Defining Hazards to Anticipate

Commenters suggested that using the HACCP term, “hazard reasonably likely to occur,” to define those events that a facility should anticipate, may erroneously suggest that all necessary preventive controls must be established at critical control points.  To avoid any confusion, FDA proposed a new term: “significant hazard.”  This new term is intended to clarify that controls should be based on both probability and severity of the hazard, and that manufacturers subject to the rule would have flexibility to determine where to implement controls.

New Product Testing, Environmental Monitoring, and Supplier Verification Requirements

In its original proposed rule, FDA did not propose specific provisions for product testing, environmental monitoring, and supplier verification, but instead requested comments on the appropriateness of establishing such requirements.  The supplemental proposed rule includes new provisions governing all three areas that are intended to be flexible and risk-based.

Specifically, in order to verify the implementation and effectiveness of preventive controls, registered food facilities would be required to, as appropriate to the facility, food, and the nature of the preventive control: (1) conduct product testing for a pathogen, appropriate indicator organism, or other hazard; and (2) in circumstances where contamination of a ready-to-eat-food with an environmental pathogen is a significant hazard, conduct environmental monitoring for a pathogen or appropriate indicator organism by collecting and testing environmental samples.  Registered facilities would also be required to have written procedures for such testing, corrective action procedures to address any identified issues, and maintain any associated records.

The supplemental proposed rule also includes detailed supplier control provisions.  As a threshold matter, supplier controls would be necessary when a receiving facility identifies a significant hazard related to raw materials or ingredients, and that hazard is controlled by the supplier or another upstream provider.  The requirements of a supplier program would be two-fold.  A receiving facility would need to: (1) verify that materials are indeed coming from an approved supplier; and (2) verify that the supplier is in fact controlling hazards as required.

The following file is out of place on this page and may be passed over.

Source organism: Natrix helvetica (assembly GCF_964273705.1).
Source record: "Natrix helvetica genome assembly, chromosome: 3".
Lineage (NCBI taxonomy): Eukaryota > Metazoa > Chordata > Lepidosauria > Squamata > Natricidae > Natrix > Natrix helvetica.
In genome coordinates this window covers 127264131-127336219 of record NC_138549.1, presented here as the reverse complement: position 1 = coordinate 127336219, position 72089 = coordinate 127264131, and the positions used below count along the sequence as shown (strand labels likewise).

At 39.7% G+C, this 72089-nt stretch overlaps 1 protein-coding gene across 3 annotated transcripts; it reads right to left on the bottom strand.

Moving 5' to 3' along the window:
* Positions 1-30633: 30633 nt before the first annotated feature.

The supplemental proposed rule would generally permit the receiving facility to determine an appropriate supplier verification activity (i.e., onsite auditing, sampling and testing, review of supplier food safety records, or some other risk-based verification activity) based on the facility’s evaluation of the food and supplier risks (such as the nature of the raw material and the supplier’s compliance and performance history).  Annual on-site auditing would only be required when there is a reason to believe that a hazard will cause serious adverse health consequences or death to humans or animals, the hazard is controlled by the supplier, and the receiving facility did not establish that some other supplier verification activity and/or less frequent auditing would adequately address the risks.  The proposed provisions related to supplier programs generally align with FDA’s proposed foreign supplier verification program requirements.[3]

Conclusion

The comment period on the supplemental proposed rule on preventive controls for human food closed on December 15, 2014.  Under a court order, FDA is expected to issue the final rule by August 30, 2015.  The proposed deadline for compliance with the final rule is one year from publication for most businesses, but two years for “small businesses,” and three years for “very small businesses.”  Food facilities should begin evaluating their existing cGMP and preventive controls systems in light of the proposal, and start to develop procedures and infrastructure to support compliance. 

[1] 78 Fed. Reg. 3646 (Jan. 16, 2013).

 

[2] 79 Fed. Reg. 58524 (Sept. 29, 2014).

[3] 79 Fed. Reg. 58574 (Sept. 29, 2014).